Adipositas - Ursachen, Folgeerkrankungen, Therapie 2011; 05(03): 134-140
DOI: 10.1055/s-0037-1618746
Schattauer GmbH

Fetale Programmierung bei diabetischer Schwangerschaft

Fetal programming during diabetic pregnancy
J. H. Stupin
1   Klinik für Geburtsmedizin, AG Experimentelle Geburtsmedizin, Charité – Universitätsmedizin Berlin, Campus Virchow-Klinikum
T. Harder
1   Klinik für Geburtsmedizin, AG Experimentelle Geburtsmedizin, Charité – Universitätsmedizin Berlin, Campus Virchow-Klinikum
A. Plagemann
1   Klinik für Geburtsmedizin, AG Experimentelle Geburtsmedizin, Charité – Universitätsmedizin Berlin, Campus Virchow-Klinikum
› Author Affiliations
Further Information

Publication History

Publication Date:
28 December 2017 (online)


Studien an Nachkommen diabetischer Mütter haben entscheidend zu der Erkenntnis beigetragen, dass Alterationen der perinatalen Umweltbedingungen für Krankheiten im späteren Leben prädisponieren. Hormone fungieren dabei als umweltabhängige Organisatoren des sich entwickelnden “Neuro-Endokrino-Immun-Netzwerks”, welches alle fundamentalen Lebensprozesse reguliert. Wenn sie aufgrund alterierter intrauteriner und/oder neonataler Umgebung in unphysiologischen Konzentrationen während “kritischer Entwicklungsphasen” vorkommen, können sie als “endogene funktionelle Teratogene” wirken. Fetaler und neonataler Hyperinsulinismus ist pathognomonisch für Nachkommen diabetischer Mütter. Daten unserer Arbeitsgruppe zeigen, dass ein perinataler Hyperinsulinismus die Entwicklung von Adipositas und Diabetes “programmieren” kann und dass mütterliches Übergewicht und damit einhergehende fetale/neonatale Überernährung ähnliches bewirken können. Ein generelles Glukoseintoleranzscreening und eine entsprechende Therapie sind daher ebenso empfehlenswert wie die Vermeidung einer frühpostnatalen Überernährung, als Maßnahmen einer genuinen Primärprävention.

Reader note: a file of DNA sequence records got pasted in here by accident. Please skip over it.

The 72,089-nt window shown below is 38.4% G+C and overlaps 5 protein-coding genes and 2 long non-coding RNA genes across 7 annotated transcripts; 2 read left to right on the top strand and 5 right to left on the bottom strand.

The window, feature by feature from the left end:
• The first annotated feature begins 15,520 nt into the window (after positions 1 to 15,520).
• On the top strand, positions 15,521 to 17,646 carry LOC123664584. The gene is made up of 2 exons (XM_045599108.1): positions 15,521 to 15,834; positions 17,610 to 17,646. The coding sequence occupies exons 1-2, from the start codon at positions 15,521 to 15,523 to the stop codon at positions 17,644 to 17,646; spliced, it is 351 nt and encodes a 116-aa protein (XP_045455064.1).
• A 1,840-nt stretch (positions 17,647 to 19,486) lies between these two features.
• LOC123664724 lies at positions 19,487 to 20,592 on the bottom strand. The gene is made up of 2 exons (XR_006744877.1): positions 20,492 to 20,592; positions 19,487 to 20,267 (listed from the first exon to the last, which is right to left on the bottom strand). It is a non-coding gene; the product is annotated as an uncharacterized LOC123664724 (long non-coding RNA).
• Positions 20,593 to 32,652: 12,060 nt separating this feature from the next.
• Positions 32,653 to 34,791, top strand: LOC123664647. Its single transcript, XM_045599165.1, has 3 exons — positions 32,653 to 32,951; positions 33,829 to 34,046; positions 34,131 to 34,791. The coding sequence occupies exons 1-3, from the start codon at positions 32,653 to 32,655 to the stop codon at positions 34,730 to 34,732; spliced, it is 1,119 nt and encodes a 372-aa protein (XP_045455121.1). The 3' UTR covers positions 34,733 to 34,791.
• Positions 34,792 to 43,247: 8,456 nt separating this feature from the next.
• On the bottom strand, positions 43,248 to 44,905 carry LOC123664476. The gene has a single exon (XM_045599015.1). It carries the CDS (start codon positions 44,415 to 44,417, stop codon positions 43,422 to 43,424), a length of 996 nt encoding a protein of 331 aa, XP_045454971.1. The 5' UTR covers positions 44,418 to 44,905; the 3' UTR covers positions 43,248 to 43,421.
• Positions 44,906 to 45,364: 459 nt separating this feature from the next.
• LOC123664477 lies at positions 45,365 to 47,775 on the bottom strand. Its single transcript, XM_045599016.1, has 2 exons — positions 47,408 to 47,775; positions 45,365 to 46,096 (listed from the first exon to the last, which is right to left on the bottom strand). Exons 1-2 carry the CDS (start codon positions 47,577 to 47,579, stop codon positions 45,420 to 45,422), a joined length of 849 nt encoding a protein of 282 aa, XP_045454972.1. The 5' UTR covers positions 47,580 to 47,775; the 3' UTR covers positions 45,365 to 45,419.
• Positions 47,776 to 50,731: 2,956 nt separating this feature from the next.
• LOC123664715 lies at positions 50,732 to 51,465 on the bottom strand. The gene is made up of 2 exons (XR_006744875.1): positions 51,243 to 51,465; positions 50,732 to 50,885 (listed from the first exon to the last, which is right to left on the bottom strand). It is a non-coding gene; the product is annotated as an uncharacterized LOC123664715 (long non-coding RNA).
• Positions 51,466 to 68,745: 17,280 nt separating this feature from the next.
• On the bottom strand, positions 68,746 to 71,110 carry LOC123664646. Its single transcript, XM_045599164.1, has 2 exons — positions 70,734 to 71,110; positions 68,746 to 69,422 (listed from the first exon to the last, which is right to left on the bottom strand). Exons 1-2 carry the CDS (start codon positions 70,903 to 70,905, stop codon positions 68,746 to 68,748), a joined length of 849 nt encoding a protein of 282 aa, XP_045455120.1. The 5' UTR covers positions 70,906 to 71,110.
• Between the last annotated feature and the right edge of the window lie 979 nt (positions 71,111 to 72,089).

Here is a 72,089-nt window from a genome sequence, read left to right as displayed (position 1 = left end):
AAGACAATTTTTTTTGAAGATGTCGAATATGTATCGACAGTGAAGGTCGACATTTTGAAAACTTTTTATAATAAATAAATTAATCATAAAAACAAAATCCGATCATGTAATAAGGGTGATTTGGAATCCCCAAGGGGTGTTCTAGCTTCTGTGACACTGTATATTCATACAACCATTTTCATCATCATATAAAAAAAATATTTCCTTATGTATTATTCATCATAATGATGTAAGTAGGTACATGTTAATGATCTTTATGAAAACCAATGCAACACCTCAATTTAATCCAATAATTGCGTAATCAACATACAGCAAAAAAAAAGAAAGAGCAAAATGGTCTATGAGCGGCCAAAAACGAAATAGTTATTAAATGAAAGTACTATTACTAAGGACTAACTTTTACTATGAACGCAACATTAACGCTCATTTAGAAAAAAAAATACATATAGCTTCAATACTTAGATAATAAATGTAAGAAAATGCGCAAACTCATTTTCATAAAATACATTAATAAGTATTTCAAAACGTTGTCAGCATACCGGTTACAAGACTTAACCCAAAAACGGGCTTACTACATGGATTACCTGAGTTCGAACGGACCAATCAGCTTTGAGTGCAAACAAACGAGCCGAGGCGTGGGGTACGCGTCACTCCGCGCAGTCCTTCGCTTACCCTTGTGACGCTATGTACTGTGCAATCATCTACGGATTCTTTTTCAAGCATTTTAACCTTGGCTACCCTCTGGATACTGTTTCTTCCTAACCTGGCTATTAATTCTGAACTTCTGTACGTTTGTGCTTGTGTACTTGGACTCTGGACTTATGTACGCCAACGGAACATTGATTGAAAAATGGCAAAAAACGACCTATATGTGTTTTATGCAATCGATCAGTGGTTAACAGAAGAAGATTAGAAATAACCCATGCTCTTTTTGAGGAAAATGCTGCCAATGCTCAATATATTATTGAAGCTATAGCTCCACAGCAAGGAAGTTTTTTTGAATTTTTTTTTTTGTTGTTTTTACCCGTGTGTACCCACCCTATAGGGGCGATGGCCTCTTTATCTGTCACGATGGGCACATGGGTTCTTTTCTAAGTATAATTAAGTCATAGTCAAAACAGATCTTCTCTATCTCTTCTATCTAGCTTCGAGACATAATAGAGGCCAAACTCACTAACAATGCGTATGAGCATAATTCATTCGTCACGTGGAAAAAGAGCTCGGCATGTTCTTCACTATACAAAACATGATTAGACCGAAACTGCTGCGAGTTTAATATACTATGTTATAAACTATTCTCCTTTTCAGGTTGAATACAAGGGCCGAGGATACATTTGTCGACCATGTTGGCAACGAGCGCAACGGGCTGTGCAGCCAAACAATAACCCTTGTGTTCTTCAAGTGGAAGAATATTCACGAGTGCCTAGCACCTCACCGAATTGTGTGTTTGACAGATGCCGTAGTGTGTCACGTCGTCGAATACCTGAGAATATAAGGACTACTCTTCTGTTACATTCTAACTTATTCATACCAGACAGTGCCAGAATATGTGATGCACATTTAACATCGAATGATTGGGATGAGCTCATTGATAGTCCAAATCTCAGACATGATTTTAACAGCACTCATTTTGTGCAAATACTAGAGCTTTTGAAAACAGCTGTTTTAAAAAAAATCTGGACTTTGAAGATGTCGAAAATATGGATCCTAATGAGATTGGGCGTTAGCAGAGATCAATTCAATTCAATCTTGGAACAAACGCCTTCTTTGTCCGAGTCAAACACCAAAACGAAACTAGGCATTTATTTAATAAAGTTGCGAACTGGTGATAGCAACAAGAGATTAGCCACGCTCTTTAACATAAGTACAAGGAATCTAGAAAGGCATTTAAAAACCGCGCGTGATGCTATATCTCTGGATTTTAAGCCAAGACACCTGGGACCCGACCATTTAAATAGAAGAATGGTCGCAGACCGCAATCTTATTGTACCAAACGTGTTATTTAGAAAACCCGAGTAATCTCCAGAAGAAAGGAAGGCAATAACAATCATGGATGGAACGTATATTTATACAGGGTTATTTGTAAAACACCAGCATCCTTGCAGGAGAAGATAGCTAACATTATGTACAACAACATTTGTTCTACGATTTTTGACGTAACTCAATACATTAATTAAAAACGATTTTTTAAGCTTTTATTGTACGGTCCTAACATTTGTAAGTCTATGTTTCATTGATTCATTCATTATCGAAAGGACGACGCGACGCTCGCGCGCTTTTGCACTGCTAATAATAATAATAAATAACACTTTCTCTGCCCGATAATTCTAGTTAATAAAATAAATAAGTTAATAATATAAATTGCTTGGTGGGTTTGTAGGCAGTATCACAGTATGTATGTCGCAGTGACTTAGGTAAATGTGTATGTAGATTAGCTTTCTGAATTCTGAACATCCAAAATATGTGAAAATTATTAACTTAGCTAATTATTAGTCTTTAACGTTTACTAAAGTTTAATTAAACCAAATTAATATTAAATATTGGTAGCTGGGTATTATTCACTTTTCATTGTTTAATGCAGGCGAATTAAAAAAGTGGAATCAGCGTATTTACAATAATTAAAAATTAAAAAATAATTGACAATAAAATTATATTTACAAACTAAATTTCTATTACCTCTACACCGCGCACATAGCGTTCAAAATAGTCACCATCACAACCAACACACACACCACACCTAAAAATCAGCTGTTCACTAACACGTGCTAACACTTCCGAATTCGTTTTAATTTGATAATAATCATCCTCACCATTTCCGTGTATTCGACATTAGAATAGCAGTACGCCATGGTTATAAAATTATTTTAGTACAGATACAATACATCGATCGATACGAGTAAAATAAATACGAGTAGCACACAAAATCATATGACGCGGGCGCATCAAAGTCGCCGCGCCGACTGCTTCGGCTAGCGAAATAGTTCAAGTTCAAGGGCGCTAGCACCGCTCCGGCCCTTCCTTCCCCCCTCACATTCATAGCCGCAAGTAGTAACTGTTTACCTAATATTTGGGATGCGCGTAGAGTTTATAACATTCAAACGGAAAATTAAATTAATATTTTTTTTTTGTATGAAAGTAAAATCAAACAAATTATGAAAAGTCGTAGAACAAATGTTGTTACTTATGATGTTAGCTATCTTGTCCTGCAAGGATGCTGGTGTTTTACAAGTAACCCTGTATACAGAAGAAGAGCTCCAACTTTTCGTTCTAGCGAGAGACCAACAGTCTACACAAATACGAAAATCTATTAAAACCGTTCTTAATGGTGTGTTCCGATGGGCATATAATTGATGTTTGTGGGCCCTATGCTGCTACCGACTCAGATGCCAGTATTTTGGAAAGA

It is meanwhile accepted that alterations of the perinatal environment predispose for diseases throughout life. Studies in offspring of diabetic mothers (ODM) have decisively contributed to this perception and our understanding of causal mechanisms. Hormones are environment-dependent organizers of the developing neuro-endocrine-immune network, which regulates all fundamental processes of life. When present in non-physiological concentrations during critical periods of development, induced by altered intrauterine and/or neonatal environment, hormones can therefore also act as endogenous functional teratogens. Fetal and neonatal hyperinsulinism is the pathognomic feature in ODM. Data obtained by our group indicate that increased insulin during perinatal life may program the development of obesity and diabetes. Similar may occur due to maternal overweight accompanied by increased fetal food supply, and neonatal overfeeding. From a clinical point of view, general screening and therapy of diabetes during pregnancy as well as avoidance of early postnatal overfeeding are therefore recommended, as causal approaches to a genuine primary prevention.

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